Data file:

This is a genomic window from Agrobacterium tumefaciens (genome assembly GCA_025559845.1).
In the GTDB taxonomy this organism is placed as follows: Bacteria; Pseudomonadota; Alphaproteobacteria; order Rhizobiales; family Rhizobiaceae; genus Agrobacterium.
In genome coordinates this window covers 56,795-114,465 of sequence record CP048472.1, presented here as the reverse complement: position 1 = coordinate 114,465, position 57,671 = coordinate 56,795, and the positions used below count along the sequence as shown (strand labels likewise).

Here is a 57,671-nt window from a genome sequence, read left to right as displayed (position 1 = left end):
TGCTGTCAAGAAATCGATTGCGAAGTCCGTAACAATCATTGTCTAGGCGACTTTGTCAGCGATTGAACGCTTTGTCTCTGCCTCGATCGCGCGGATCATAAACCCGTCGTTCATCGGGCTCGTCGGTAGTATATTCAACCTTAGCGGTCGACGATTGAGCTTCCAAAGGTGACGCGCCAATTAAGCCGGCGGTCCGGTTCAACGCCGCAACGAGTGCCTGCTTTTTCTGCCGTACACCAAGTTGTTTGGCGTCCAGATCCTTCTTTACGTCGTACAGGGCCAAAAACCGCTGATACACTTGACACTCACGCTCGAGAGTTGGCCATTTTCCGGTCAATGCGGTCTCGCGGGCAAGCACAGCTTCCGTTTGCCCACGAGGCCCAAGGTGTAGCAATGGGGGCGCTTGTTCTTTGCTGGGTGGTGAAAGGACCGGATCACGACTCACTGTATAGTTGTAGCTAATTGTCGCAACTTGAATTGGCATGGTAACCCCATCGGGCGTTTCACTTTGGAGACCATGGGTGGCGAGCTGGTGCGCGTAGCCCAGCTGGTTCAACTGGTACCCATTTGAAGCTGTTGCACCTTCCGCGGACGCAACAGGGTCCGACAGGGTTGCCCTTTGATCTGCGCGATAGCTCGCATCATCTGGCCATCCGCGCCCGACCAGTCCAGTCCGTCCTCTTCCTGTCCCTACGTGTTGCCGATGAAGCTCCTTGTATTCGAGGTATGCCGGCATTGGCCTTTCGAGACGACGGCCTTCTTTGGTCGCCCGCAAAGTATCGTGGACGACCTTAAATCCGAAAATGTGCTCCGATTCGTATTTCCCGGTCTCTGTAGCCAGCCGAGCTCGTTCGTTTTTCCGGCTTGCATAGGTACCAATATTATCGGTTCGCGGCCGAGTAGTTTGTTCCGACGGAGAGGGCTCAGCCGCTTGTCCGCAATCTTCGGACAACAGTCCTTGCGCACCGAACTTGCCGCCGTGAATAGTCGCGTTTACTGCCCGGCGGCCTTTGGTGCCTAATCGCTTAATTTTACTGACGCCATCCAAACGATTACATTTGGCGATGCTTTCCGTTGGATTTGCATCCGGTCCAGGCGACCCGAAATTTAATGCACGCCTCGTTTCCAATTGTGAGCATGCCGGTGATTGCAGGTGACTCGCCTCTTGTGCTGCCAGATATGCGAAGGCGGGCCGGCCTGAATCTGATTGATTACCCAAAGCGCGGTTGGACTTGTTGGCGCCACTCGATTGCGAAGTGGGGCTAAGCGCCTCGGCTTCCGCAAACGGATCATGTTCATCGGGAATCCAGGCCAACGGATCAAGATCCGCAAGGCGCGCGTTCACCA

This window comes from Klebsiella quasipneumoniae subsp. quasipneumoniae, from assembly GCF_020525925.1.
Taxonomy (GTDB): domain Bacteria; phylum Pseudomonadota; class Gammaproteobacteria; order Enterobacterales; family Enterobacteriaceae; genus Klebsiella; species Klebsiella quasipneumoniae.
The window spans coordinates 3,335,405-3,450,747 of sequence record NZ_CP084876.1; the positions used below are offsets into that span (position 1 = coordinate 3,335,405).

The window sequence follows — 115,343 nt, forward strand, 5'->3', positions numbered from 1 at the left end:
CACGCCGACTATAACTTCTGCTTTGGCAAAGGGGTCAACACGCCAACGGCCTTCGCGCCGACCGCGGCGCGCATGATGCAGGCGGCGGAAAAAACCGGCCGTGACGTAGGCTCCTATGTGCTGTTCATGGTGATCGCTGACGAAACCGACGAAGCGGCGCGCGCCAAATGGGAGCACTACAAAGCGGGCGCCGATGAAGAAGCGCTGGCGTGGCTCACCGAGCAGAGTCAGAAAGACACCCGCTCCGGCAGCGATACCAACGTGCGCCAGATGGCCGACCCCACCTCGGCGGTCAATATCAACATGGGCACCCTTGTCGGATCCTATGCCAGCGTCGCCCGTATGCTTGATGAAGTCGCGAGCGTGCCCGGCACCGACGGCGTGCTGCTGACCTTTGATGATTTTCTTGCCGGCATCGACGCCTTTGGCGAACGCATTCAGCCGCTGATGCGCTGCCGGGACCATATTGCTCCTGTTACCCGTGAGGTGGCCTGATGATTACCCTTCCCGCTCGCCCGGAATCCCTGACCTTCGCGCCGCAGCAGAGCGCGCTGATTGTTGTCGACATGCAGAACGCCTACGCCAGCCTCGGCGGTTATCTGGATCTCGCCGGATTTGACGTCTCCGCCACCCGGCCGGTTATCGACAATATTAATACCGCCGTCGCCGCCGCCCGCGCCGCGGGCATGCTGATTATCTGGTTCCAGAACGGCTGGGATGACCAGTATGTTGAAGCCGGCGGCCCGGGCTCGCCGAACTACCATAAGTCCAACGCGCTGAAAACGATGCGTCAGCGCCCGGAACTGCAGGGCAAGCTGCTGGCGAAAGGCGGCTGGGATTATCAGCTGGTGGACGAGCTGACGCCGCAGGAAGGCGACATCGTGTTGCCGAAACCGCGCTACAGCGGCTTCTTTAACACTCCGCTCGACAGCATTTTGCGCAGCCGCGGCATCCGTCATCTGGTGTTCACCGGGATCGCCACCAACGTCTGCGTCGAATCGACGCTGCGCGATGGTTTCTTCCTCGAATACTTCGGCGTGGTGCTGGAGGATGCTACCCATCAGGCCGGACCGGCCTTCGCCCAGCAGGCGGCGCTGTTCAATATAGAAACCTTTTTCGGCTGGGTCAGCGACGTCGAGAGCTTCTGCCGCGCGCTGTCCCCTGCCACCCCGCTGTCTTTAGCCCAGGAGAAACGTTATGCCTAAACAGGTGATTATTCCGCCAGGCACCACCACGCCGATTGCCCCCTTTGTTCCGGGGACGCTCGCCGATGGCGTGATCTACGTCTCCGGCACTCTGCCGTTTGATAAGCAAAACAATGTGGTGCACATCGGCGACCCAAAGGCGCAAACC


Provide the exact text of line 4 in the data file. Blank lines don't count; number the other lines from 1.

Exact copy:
Here is a 57,671-nt window from a genome sequence, read left to right as displayed (position 1 = left end):